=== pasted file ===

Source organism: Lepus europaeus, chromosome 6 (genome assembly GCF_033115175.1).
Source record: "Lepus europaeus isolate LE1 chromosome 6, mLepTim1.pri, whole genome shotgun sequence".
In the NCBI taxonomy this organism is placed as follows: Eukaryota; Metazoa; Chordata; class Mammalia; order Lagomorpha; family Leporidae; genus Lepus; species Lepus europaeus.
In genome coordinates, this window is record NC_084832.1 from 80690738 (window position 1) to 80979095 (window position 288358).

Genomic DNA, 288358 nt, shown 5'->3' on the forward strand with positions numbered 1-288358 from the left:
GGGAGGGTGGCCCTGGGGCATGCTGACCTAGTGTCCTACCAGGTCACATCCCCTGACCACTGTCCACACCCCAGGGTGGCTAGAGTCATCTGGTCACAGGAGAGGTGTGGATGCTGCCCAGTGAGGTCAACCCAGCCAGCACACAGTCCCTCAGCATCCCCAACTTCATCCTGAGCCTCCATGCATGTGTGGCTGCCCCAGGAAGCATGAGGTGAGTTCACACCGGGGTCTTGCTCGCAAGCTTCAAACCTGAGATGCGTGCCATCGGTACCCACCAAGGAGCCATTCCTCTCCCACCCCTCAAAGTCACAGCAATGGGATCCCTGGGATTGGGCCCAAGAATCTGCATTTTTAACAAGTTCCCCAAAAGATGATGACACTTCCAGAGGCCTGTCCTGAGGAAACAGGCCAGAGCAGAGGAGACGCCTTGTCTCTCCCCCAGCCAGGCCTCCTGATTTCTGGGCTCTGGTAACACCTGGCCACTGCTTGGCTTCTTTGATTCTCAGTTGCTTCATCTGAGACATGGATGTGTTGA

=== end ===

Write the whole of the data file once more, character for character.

Source organism: Lepus europaeus, chromosome 6 (genome assembly GCF_033115175.1).
Source record: "Lepus europaeus isolate LE1 chromosome 6, mLepTim1.pri, whole genome shotgun sequence".
In the NCBI taxonomy this organism is placed as follows: Eukaryota; Metazoa; Chordata; class Mammalia; order Lagomorpha; family Leporidae; genus Lepus; species Lepus europaeus.
In genome coordinates, this window is record NC_084832.1 from 80690738 (window position 1) to 80979095 (window position 288358).

Genomic DNA, 288358 nt, shown 5'->3' on the forward strand with positions numbered 1-288358 from the left:
GGGAGGGTGGCCCTGGGGCATGCTGACCTAGTGTCCTACCAGGTCACATCCCCTGACCACTGTCCACACCCCAGGGTGGCTAGAGTCATCTGGTCACAGGAGAGGTGTGGATGCTGCCCAGTGAGGTCAACCCAGCCAGCACACAGTCCCTCAGCATCCCCAACTTCATCCTGAGCCTCCATGCATGTGTGGCTGCCCCAGGAAGCATGAGGTGAGTTCACACCGGGGTCTTGCTCGCAAGCTTCAAACCTGAGATGCGTGCCATCGGTACCCACCAAGGAGCCATTCCTCTCCCACCCCTCAAAGTCACAGCAATGGGATCCCTGGGATTGGGCCCAAGAATCTGCATTTTTAACAAGTTCCCCAAAAGATGATGACACTTCCAGAGGCCTGTCCTGAGGAAACAGGCCAGAGCAGAGGAGACGCCTTGTCTCTCCCCCAGCCAGGCCTCCTGATTTCTGGGCTCTGGTAACACCTGGCCACTGCTTGGCTTCTTTGATTCTCAGTTGCTTCATCTGAGACATGGATGTGTTGA